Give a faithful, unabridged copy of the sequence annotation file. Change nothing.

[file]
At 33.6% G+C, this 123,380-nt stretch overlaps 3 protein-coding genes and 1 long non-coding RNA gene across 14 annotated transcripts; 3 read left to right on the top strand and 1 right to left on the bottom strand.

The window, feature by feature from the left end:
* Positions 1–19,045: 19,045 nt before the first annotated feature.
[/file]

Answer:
At 33.6% G+C, this 123,380-nt stretch overlaps 3 protein-coding genes and 1 long non-coding RNA gene across 14 annotated transcripts; 3 read left to right on the top strand and 1 right to left on the bottom strand.

The window, feature by feature from the left end:
* Positions 1–19,045: 19,045 nt before the first annotated feature.